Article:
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Bundesliga Star Lewandowski Invests in Startups Via Protos VC

Bundesliga Star Lewandowski Invests in Startups Via Protos VC

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Here’s something we almost missed – Polish football ace Robert Lewandowski, one of the biggest stars in Germany’s Bundesliga, is putting some of his millions into startups. The Borussia Dortmund striker, who has agreed a controversial move to bitter rivals Bayern Munich in the summer, has become a partner in Protos Venture Capital, according to a story on Polish startup blog bitspiration last week.

On its website, Protos boasts of having 40 years experience in business development, and its investment portfolio features seven startups including scondoo (which is based in Berlin), docplanner.com and Positionly, with the last two also counting Point Nine Capital among their investors.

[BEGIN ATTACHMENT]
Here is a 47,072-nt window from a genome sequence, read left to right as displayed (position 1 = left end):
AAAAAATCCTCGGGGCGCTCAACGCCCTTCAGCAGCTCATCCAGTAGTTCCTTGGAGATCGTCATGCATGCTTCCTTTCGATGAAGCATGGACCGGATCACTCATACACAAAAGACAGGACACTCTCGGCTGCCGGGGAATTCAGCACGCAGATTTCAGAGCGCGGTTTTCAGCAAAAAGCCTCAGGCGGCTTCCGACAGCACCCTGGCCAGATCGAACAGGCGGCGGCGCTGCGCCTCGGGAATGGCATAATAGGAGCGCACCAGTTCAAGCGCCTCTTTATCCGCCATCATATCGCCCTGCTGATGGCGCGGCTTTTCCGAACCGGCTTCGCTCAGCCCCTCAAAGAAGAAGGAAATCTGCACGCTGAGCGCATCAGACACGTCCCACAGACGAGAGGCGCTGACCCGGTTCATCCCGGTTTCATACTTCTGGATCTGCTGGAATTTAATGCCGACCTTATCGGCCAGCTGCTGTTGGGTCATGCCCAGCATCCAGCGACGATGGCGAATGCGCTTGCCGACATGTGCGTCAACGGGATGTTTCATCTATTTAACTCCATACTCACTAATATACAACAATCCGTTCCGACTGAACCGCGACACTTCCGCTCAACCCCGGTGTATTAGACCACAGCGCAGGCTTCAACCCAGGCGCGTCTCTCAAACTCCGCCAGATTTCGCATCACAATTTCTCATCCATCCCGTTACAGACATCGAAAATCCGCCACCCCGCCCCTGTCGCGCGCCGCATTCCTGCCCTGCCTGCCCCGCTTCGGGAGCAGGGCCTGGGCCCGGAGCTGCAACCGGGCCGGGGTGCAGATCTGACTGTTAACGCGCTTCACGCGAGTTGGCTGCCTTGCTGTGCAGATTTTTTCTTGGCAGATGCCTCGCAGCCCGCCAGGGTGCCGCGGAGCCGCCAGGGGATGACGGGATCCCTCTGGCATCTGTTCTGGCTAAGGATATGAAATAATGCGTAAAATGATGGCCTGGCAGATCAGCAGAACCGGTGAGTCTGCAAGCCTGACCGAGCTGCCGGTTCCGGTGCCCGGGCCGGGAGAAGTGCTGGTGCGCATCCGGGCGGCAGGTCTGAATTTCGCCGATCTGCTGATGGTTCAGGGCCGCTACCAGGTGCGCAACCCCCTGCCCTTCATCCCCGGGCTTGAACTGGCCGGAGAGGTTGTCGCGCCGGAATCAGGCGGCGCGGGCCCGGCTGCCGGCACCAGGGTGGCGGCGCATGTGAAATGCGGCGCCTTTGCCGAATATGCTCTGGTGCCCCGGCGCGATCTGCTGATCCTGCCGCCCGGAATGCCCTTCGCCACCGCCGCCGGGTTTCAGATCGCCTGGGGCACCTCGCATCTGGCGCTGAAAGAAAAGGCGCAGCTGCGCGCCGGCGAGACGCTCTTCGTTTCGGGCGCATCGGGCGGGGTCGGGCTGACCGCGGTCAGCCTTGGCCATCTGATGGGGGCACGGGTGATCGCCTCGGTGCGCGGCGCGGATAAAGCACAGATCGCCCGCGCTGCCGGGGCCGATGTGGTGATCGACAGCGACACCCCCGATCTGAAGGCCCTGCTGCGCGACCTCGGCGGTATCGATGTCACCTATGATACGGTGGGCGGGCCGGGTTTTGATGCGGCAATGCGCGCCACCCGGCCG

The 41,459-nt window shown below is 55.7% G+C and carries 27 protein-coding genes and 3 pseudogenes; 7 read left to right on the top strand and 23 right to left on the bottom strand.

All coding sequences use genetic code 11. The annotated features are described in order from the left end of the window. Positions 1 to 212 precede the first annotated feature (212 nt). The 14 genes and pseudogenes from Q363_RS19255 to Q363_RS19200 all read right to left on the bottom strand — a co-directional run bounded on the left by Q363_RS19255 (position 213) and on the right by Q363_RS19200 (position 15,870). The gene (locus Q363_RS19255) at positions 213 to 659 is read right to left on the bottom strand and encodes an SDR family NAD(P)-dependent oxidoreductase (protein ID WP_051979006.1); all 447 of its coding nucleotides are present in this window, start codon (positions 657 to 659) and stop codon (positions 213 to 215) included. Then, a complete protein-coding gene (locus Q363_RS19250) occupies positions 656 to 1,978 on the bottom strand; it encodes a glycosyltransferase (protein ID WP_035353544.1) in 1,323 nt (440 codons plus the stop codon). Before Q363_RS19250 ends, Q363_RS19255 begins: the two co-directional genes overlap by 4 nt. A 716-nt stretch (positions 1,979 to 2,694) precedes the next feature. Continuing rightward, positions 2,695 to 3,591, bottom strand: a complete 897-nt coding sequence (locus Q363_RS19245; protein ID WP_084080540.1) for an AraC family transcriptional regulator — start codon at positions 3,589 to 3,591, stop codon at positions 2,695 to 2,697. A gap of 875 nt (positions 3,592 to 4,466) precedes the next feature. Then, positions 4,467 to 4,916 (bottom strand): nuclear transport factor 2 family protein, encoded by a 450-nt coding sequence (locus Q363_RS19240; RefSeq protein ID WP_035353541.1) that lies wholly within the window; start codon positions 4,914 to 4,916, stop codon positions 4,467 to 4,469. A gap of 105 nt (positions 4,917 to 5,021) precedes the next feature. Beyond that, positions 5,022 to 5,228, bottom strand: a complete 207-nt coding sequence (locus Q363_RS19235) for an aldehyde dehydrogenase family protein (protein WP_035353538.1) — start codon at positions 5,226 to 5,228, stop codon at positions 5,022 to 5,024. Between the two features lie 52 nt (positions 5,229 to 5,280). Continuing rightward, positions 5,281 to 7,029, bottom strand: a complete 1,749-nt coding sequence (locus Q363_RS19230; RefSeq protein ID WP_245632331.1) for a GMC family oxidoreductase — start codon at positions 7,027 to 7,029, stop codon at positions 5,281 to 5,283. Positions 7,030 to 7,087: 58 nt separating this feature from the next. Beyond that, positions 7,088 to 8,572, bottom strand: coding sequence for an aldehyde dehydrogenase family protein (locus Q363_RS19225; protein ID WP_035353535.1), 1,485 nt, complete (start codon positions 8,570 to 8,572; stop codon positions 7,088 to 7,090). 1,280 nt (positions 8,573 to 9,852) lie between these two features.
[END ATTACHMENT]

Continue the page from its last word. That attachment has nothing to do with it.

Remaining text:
Lewandowski’s move reflects the growing interest in startups, with young and innovative companies no longer seen as being such a risky shot in the dark. According to bitspiration author Adrian Senecki, the player was following in the footsteps of his agent, former Poland international Cezary Kucharski.

“I suggested to Robert to look at his investment choices from a long-term perspective,” the blog quoted Kucharski as saying. “New technologies and the Internet are certainly risky, but at the same time very perspective [sic] sectors. Robert really liked that idea. He met the Protos VC team and learned about the companies in their portfolio. He made his decision really quickly.”

It raises the intriguing possibility of big-name football players with plenty of spare cash to splash around – they can earn more than €300,000 a WEEK playing in the big European leagues – investing both time and money in startups.

A couple of years ago, startups in Berlin were talking about the Ashton Kutcher Effect – will we soon be noting the rise of the Bastian Schweinsteiger Effect, the Mesut Özil Effect or even the Lionel Messi Effect?

About David Knight

David is co-founder and Editor-in-Chief of Silicon Allee. Originally from London, he has lived in Berlin for over seven years, having previously worked for news portals including Bild.de and Spiegel Online before helping to found Silicon Allee in 2011.

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